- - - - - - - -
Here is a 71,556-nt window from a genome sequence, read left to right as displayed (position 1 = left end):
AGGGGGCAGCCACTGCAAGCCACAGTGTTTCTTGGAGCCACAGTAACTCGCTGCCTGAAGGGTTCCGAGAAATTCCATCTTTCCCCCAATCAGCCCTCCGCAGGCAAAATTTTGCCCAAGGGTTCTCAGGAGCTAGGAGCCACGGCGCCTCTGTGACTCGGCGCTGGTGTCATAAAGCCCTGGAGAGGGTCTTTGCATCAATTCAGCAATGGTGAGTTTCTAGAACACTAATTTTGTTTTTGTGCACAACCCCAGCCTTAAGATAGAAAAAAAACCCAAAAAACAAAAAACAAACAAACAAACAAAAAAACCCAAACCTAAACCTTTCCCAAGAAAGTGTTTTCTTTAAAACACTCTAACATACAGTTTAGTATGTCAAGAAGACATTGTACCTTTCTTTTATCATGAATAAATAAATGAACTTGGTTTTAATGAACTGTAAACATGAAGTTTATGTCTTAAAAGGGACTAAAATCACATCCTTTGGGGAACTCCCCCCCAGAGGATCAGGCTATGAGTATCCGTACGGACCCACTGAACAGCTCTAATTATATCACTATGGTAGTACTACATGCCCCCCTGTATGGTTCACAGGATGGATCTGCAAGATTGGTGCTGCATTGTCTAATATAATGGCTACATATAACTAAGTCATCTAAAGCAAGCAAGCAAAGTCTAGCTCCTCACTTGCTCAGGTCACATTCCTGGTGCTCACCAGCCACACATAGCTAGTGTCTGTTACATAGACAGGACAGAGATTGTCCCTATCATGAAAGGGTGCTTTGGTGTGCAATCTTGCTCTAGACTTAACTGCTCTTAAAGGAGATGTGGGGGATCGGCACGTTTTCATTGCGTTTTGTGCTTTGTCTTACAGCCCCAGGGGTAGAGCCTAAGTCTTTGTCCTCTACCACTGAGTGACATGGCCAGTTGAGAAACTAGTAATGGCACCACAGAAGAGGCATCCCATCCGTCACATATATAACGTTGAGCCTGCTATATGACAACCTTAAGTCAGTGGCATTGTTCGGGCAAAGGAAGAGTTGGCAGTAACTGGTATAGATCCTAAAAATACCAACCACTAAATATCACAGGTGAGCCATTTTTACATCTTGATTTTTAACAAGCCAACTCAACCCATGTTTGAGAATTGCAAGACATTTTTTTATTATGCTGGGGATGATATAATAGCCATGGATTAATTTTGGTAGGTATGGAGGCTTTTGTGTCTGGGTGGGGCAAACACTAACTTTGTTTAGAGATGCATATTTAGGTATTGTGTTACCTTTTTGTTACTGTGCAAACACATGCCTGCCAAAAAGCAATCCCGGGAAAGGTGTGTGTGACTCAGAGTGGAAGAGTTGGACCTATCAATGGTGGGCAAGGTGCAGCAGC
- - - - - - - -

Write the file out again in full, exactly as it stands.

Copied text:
Here is a 71,556-nt window from a genome sequence, read left to right as displayed (position 1 = left end):
AGGGGGCAGCCACTGCAAGCCACAGTGTTTCTTGGAGCCACAGTAACTCGCTGCCTGAAGGGTTCCGAGAAATTCCATCTTTCCCCCAATCAGCCCTCCGCAGGCAAAATTTTGCCCAAGGGTTCTCAGGAGCTAGGAGCCACGGCGCCTCTGTGACTCGGCGCTGGTGTCATAAAGCCCTGGAGAGGGTCTTTGCATCAATTCAGCAATGGTGAGTTTCTAGAACACTAATTTTGTTTTTGTGCACAACCCCAGCCTTAAGATAGAAAAAAAACCCAAAAAACAAAAAACAAACAAACAAACAAAAAAACCCAAACCTAAACCTTTCCCAAGAAAGTGTTTTCTTTAAAACACTCTAACATACAGTTTAGTATGTCAAGAAGACATTGTACCTTTCTTTTATCATGAATAAATAAATGAACTTGGTTTTAATGAACTGTAAACATGAAGTTTATGTCTTAAAAGGGACTAAAATCACATCCTTTGGGGAACTCCCCCCCAGAGGATCAGGCTATGAGTATCCGTACGGACCCACTGAACAGCTCTAATTATATCACTATGGTAGTACTACATGCCCCCCTGTATGGTTCACAGGATGGATCTGCAAGATTGGTGCTGCATTGTCTAATATAATGGCTACATATAACTAAGTCATCTAAAGCAAGCAAGCAAAGTCTAGCTCCTCACTTGCTCAGGTCACATTCCTGGTGCTCACCAGCCACACATAGCTAGTGTCTGTTACATAGACAGGACAGAGATTGTCCCTATCATGAAAGGGTGCTTTGGTGTGCAATCTTGCTCTAGACTTAACTGCTCTTAAAGGAGATGTGGGGGATCGGCACGTTTTCATTGCGTTTTGTGCTTTGTCTTACAGCCCCAGGGGTAGAGCCTAAGTCTTTGTCCTCTACCACTGAGTGACATGGCCAGTTGAGAAACTAGTAATGGCACCACAGAAGAGGCATCCCATCCGTCACATATATAACGTTGAGCCTGCTATATGACAACCTTAAGTCAGTGGCATTGTTCGGGCAAAGGAAGAGTTGGCAGTAACTGGTATAGATCCTAAAAATACCAACCACTAAATATCACAGGTGAGCCATTTTTACATCTTGATTTTTAACAAGCCAACTCAACCCATGTTTGAGAATTGCAAGACATTTTTTTATTATGCTGGGGATGATATAATAGCCATGGATTAATTTTGGTAGGTATGGAGGCTTTTGTGTCTGGGTGGGGCAAACACTAACTTTGTTTAGAGATGCATATTTAGGTATTGTGTTACCTTTTTGTTACTGTGCAAACACATGCCTGCCAAAAAGCAATCCCGGGAAAGGTGTGTGTGACTCAGAGTGGAAGAGTTGGACCTATCAATGGTGGGCAAGGTGCAGCAGC